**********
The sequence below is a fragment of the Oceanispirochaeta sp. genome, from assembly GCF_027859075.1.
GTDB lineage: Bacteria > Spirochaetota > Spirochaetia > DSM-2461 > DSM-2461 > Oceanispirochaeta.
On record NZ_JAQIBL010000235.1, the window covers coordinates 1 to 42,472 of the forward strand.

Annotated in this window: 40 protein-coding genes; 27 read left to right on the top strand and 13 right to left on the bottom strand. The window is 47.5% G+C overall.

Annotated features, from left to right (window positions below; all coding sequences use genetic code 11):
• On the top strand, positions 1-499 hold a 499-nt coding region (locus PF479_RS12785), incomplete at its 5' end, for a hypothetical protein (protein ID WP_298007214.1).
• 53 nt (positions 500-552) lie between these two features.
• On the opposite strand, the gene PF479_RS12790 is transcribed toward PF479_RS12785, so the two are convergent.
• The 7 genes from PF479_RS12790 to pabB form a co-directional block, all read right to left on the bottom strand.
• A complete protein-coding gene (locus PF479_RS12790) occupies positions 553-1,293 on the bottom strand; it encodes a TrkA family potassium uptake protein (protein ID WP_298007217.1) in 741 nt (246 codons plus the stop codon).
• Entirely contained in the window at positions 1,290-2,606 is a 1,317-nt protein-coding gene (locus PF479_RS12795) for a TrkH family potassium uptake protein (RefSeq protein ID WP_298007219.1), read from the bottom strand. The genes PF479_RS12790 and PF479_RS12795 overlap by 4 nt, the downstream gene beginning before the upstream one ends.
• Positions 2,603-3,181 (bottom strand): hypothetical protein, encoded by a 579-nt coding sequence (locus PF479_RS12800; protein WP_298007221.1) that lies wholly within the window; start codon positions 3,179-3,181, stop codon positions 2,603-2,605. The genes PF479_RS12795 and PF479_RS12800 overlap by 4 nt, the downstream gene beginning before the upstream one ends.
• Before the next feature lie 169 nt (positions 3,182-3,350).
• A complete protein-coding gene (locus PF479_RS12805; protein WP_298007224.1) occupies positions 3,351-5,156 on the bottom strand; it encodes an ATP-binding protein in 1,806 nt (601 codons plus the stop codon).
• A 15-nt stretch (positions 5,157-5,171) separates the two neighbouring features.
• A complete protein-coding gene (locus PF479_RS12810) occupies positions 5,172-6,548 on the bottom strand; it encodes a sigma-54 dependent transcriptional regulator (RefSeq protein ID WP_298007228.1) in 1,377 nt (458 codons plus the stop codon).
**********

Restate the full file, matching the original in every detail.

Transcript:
The sequence below is a fragment of the Oceanispirochaeta sp. genome, from assembly GCF_027859075.1.
GTDB lineage: Bacteria > Spirochaetota > Spirochaetia > DSM-2461 > DSM-2461 > Oceanispirochaeta.
On record NZ_JAQIBL010000235.1, the window covers coordinates 1 to 42,472 of the forward strand.

Annotated in this window: 40 protein-coding genes; 27 read left to right on the top strand and 13 right to left on the bottom strand. The window is 47.5% G+C overall.

Annotated features, from left to right (window positions below; all coding sequences use genetic code 11):
• On the top strand, positions 1-499 hold a 499-nt coding region (locus PF479_RS12785), incomplete at its 5' end, for a hypothetical protein (protein ID WP_298007214.1).
• 53 nt (positions 500-552) lie between these two features.
• On the opposite strand, the gene PF479_RS12790 is transcribed toward PF479_RS12785, so the two are convergent.
• The 7 genes from PF479_RS12790 to pabB form a co-directional block, all read right to left on the bottom strand.
• A complete protein-coding gene (locus PF479_RS12790) occupies positions 553-1,293 on the bottom strand; it encodes a TrkA family potassium uptake protein (protein ID WP_298007217.1) in 741 nt (246 codons plus the stop codon).
• Entirely contained in the window at positions 1,290-2,606 is a 1,317-nt protein-coding gene (locus PF479_RS12795) for a TrkH family potassium uptake protein (RefSeq protein ID WP_298007219.1), read from the bottom strand. The genes PF479_RS12790 and PF479_RS12795 overlap by 4 nt, the downstream gene beginning before the upstream one ends.
• Positions 2,603-3,181 (bottom strand): hypothetical protein, encoded by a 579-nt coding sequence (locus PF479_RS12800; protein WP_298007221.1) that lies wholly within the window; start codon positions 3,179-3,181, stop codon positions 2,603-2,605. The genes PF479_RS12795 and PF479_RS12800 overlap by 4 nt, the downstream gene beginning before the upstream one ends.
• Before the next feature lie 169 nt (positions 3,182-3,350).
• A complete protein-coding gene (locus PF479_RS12805; protein WP_298007224.1) occupies positions 3,351-5,156 on the bottom strand; it encodes an ATP-binding protein in 1,806 nt (601 codons plus the stop codon).
• A 15-nt stretch (positions 5,157-5,171) separates the two neighbouring features.
• A complete protein-coding gene (locus PF479_RS12810) occupies positions 5,172-6,548 on the bottom strand; it encodes a sigma-54 dependent transcriptional regulator (RefSeq protein ID WP_298007228.1) in 1,377 nt (458 codons plus the stop codon).